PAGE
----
What the action looks like: In certain parts of the country, the utility market isn’t the monopoly it always was and customers actually have the ability to choose whichever retail electricity provider they like. While the areas where such deregulated markets exist encompass a minority of the U.S. population, those who do have the option can leave their legacy utility for whatever reason they see fit, whether that’s more affordable rates, more customizable programs, or to choose an energy provider who has more renewable energy in its generation mix. Such customers can do their research and identify green energy providers and make the choice to switch so that the energy they use in their home accounts for fewer carbon emissions. Note that when you switch providers, your home is still attached to the same grid and the physical electrons going into your home are indistinguishable from what they were before, but your payments go towards the renewable energy certificates (RECs) that funnel the funds from your payment to those who generated the same amount of renewable energy. However, many forward-looking utilities and regions are taking a harder look at community-based models as well, ones that use local and bundled renewable energy sources that go beyond the basic RECs model. So, if you want to learn more about this option, it’s important to do your homework, contact local power providers, and see what the green options really mean and how deep their efforts go because not all ‘green energy providers’ are built in the same way.

What the impact is: As quoted by the New York Times, John Rogers—a senior energy analyst at the Union of Concerned Scientists—says:

Short of having a solar array on your roof and keeping all those electrons to yourself, it’d be really hard to figure out what type of electrons you’re using if you didn’t have something like R.E.C.s to keep track of the math…certificates are a legitimate way to foster the growth of the renewable energy industry.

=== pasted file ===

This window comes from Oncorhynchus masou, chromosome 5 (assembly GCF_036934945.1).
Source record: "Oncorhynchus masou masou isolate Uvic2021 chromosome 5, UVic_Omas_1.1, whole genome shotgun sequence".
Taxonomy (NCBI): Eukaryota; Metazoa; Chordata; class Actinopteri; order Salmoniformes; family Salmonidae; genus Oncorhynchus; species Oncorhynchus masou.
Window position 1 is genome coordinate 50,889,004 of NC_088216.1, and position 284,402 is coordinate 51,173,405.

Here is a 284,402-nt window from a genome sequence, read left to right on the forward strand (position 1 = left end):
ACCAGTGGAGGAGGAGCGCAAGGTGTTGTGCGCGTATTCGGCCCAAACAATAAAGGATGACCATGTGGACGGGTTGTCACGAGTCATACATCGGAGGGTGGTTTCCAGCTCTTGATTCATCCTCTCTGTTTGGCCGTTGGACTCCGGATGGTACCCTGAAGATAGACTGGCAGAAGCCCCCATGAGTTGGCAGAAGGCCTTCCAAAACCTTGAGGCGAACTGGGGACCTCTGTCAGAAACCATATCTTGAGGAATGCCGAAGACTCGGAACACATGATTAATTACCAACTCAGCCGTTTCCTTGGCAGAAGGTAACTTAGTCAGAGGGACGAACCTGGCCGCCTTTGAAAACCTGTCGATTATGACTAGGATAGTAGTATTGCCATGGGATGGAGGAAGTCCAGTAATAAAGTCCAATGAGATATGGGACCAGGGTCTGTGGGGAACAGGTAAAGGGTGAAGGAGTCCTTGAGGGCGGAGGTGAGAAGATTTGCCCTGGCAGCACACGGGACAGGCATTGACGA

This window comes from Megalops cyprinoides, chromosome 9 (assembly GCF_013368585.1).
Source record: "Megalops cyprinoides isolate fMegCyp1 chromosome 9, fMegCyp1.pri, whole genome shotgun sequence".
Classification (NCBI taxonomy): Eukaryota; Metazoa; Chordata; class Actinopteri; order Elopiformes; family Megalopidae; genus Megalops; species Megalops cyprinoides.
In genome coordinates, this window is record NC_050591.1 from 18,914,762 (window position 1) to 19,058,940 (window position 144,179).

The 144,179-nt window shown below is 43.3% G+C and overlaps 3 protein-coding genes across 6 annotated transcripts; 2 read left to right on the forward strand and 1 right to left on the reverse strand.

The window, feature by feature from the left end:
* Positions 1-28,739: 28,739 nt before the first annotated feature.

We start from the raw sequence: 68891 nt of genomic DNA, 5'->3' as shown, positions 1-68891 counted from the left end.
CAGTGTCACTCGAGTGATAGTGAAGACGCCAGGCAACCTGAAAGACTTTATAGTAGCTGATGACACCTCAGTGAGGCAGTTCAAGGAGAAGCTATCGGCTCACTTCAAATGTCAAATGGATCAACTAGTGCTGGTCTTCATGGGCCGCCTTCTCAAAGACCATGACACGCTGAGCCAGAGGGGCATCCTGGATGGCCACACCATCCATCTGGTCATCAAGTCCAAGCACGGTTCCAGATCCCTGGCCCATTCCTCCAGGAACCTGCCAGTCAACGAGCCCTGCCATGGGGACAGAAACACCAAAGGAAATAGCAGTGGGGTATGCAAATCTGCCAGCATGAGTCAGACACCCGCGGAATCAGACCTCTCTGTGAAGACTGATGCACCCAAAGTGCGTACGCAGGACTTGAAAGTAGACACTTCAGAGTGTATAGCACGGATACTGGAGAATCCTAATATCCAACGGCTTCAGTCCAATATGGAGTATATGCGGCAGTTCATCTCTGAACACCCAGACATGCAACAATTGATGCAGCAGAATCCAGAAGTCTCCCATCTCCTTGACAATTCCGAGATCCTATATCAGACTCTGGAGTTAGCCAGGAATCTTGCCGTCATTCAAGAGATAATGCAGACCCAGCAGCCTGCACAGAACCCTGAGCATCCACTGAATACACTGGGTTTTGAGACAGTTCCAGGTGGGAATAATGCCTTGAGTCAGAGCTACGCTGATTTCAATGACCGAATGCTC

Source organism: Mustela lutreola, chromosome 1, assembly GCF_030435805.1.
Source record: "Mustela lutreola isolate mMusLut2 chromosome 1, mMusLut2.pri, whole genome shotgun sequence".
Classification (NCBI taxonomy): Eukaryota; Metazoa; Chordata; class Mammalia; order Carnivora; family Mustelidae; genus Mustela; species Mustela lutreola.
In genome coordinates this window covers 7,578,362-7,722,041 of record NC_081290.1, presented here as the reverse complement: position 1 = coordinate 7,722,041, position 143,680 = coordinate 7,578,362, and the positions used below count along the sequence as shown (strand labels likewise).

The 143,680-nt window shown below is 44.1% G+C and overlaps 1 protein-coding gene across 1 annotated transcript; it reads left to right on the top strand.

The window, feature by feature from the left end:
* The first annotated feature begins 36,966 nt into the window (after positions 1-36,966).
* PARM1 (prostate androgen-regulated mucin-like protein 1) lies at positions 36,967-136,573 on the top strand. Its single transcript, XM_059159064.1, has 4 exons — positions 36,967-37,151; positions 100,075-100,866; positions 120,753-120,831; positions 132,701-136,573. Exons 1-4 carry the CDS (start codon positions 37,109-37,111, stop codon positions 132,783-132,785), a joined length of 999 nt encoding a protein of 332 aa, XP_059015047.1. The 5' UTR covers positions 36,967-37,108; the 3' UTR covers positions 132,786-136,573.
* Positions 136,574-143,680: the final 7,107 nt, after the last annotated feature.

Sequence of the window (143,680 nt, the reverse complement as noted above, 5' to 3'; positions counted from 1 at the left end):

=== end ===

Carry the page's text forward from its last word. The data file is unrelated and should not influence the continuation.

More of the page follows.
Level of difficulty: Easy—that is if energy choice is available in your home market.

Relevant quotes, stakeholders, and resources:

“Purchasing 100% renewable energy is an important part of what folks can do to reduce their carbon footprint. A lot of communities now have the option for 100% renewable energy, typically through a community choice provider (CCA) or sometimes an Investor Owned Utility will offer such options. A similarly impactful, but less obvious, option is to align your energy use with when renewables are most likely to be on the grid. This can be, for example, charging your EV or doing your laundry in the middle of the day when the solar plants are running, which helps make sure the renewables on the grid don’t get curtailed.”– Dawn Weisz, CEO of MCE

“Community solar is the bright shining example of how renewables can help people because it unleashes the power of urban space to participate in this conversation. Agriculture has been dealing in this area for a while, but with community solar folks who live in densely populated cities can start to think about how they can contribute to the systematic approach and build community scale action towards the green energy economy.”- Tamara Toles O’Laughlin

Buying Clean Electricity by U.S. Department of Energy

Frequently Asked Questions About Switching to Green Power by Green Energy Consumers Alliance

Green Options by Maryland Public Service Commission



This page is a part of the Solar Tribune Series on how individuals and policymakers can tackle climate change. Click here to see the overview of this series and see the other categories of action.